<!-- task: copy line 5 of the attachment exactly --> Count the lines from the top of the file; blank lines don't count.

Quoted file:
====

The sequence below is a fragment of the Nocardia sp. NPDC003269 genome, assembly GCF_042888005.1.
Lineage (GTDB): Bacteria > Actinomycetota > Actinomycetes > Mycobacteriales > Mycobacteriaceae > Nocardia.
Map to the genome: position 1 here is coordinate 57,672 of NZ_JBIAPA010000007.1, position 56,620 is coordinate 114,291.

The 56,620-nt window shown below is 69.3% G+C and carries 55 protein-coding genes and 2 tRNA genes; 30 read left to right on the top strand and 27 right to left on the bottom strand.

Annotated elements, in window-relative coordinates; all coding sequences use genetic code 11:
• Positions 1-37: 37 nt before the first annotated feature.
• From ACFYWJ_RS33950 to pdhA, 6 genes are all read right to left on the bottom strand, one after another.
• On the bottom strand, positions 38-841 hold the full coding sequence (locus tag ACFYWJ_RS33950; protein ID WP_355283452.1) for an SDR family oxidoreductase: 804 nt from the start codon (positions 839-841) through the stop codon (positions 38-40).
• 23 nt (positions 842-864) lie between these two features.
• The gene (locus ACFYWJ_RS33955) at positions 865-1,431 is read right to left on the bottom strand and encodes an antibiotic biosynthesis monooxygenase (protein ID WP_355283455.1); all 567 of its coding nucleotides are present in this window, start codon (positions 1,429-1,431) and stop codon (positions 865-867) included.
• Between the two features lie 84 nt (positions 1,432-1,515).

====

Annotated elements, in window-relative coordinates; all coding sequences use genetic code 11: